Retirement status is not static. The number who are not retired in any year is determined in part by how many of those who reported they were not retired in the previous year remain not retired. It is also determined by how many who were not retired in the previous year leave that state for partial or full retirement. Finally, some people may classify themselves as not retired in a particular year, having previously been retired or partially retired. The same is true for the number who are partially retired or fully retired in any given year: those numbers depend on how many continue in the particular state from the previous year, how many leave the state from the previous year, and how many enter that state. Thus to understand the number reporting a given retirement status by age, we need to understand the flows into and out of, various retirement states over time. The Health and Retirement Study (HRS) is a panel data set that resurveys each respondent every other year. It records changes in retirement status over time as respondents age. In the HRS panel, 77 percent of the time respondents continue in the same Retirement State between waves of the survey—retired, partially retired, and not retired. In 17 percent of the cases there is a transition from greater to lesser work, and more difficult to model, 6 percent of transitions are from lesser to greater work. These transitions cumulate over the course of the survey. Altogether, 17 percent of the sample experienced a reversal in the course of the survey, moving from a state of less work to a state of more work.

Also of interest to students of retirement are trends in retirement outcomes. The aging of the baby boomers and decline in mortality have increased the financial pressure on social security and other retirement programs. One solution would be to postpone retirement. If people worked longer, the retirement period would be shorter and less costly. Instead, despite improving health, throughout the post World War II years, and until the end of the twentieth century, there was a continuing trend toward earlier retirement. Indeed, the trend to lower labor force participation by older males is one of the strongest labor market trends witnessed in recent years. (The trends in labor force participation and retirement for older women are not nearly as sharp. They are difficult to discern as the increased participation of women in the labor market offsets a tendency to leave earlier.) According to data from the US Current Population Survey cited in Anderson et al. (1999), continuing an earlier trend, from 1947 to 1985, the fraction of married men over 65 in the labor force fell from 55 percent to less than 20 percent. For those aged 55 to 64, the trend to lower labor force participation started later. From 1957 to 1985, the share of married men in the labor force fell from 90 percent to less than 66 percent. Similar trends are found in other countries. Indeed, the decline in the labor force participation rate of males in the US from 1960 is actually relatively modest compared to other countries, with Japan and Sweden experiencing milder trends, while the UK, Germany, Belgium, Spain, the Netherlands, France, and Italy have experienced even greater withdrawal (Gruber and Wise 1999).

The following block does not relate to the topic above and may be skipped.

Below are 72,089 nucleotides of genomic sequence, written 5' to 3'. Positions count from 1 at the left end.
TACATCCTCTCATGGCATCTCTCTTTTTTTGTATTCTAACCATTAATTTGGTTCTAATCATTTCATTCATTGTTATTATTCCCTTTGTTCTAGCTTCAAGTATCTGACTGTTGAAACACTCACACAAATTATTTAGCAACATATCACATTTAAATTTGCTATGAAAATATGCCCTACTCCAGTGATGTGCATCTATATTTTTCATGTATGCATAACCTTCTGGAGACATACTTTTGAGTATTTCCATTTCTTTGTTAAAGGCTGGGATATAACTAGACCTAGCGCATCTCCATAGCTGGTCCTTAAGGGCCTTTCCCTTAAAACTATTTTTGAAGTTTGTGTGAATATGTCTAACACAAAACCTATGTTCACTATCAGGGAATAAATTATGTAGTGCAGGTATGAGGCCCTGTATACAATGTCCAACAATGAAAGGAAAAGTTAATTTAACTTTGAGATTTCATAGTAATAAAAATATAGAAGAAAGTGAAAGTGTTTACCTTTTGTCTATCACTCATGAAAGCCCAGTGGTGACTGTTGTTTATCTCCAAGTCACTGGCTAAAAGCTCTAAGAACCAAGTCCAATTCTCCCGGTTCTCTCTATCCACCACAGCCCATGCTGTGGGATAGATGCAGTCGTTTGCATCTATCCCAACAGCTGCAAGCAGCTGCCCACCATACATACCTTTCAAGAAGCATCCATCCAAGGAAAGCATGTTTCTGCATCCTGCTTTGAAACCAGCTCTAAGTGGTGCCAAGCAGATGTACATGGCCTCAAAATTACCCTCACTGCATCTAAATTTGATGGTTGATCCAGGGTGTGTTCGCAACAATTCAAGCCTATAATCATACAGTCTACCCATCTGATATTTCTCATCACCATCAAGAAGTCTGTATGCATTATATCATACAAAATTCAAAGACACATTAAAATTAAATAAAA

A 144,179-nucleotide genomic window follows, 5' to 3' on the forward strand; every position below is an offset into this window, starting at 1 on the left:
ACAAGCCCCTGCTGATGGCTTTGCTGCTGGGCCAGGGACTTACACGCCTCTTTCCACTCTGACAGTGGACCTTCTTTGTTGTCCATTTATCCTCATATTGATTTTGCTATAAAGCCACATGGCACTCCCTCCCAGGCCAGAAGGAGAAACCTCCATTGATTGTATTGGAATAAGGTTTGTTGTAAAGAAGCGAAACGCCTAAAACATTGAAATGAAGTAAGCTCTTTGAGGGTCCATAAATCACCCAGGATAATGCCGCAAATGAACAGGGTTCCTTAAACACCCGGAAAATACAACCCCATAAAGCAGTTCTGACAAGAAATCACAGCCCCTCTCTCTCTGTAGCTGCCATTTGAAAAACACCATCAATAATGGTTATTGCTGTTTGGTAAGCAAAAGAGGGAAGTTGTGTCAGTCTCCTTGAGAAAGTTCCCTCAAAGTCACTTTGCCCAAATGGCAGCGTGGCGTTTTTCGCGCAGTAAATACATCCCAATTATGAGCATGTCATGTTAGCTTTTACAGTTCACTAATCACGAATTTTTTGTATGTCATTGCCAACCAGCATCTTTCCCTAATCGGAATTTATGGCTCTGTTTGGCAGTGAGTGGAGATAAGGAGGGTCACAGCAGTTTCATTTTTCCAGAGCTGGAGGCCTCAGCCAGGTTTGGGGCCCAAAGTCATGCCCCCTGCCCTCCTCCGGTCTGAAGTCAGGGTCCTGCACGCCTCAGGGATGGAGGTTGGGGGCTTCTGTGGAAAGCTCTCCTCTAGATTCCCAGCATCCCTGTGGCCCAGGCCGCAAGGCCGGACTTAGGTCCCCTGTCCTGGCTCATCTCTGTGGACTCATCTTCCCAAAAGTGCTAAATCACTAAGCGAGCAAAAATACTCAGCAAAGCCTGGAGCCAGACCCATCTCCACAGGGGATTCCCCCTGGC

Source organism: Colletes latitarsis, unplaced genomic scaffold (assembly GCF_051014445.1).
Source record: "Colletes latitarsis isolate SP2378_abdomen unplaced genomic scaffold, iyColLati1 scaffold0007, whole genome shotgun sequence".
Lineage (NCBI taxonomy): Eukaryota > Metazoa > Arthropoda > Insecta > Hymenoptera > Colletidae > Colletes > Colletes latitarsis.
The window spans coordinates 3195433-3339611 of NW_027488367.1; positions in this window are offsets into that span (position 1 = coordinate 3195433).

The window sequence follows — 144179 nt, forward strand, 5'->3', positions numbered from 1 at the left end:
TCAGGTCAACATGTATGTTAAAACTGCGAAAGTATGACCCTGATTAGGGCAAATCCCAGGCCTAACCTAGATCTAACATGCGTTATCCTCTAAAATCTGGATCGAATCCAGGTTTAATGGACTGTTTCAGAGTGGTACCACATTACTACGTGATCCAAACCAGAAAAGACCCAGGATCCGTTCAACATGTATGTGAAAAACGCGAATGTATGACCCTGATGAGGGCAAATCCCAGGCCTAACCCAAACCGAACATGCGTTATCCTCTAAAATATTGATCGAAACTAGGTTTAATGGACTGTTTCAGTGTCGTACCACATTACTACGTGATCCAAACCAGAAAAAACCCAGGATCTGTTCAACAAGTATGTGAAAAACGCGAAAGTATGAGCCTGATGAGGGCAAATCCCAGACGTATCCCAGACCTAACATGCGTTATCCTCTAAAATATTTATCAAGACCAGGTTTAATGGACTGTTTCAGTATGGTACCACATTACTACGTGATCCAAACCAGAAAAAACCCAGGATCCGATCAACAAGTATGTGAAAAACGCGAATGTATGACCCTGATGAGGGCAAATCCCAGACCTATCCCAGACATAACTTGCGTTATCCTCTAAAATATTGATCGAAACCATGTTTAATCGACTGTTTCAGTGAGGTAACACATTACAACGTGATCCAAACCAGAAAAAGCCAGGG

There is evidence, though, of a leveling off in the middle 1980s in the trend toward reduced labor force participation of older men. For example, in 1985 in the USA, men who were 55 years old in the Current Population Survey had a labor force participation rate of 79 percent; in 1991 the participation rate of 55-yearolds had increased to 81 percent. Similarly, between 1985 and 1991, the participation rate for 60-year-olds increased by one percentage point, from 66 percent to 67 percent, and for those 65 years old, participation remained the same at 26 percent. Participation rates did not resume their downward trend in the 1990s.

The trend to earlier retirement for men is apparent when retirement outcomes from the Health and Retirement Study, collected from 1992 to 1998 in the USA, are compared with retirement outcomes from the Retirement History Study, collected from 1969 to 1979. Using figures from Gustman and Steinmeier (2000b), between these two surveys, the fraction of 60year-olds who considered themselves to be not retired fell from 80 percent to 66 percent. The fraction of 62year-olds not retired fell from almost 66 percent in the 1970s to a little more than 33 percent in the 1990s. Only at age 65 are the fractions not retired similar in the 1970s and 1990s. A very large number of people retired in the 1970s RHS at age 65, with almost 20 percent of the sample leaving nonretirement. In the 1990s HRS, the comparable number leaving at 65 is a little more than half as large—many more have already left. These trends can be seen in the numbers who retire at any given age. In the 1990s HRS sample, 20 percent of the men left nonretirement at age 62. Although there is evidence that the trend to earlier retirement has abated in the past few years, there is a continuing debate about whether the trend will reassert itself.

Researchers have also focused on other aspects of retirement. The family is the center of decision making. Thus there is a question about whether couples coordinate their retirement decisions. It seems they do. Researchers have documented the coincidence of retirement dates for husbands and wives, despite age differences and differences in incentives to retire (Gustman and Steinmeier 2000a, Hurd 1990).

2. Explaining Retirement Outcomes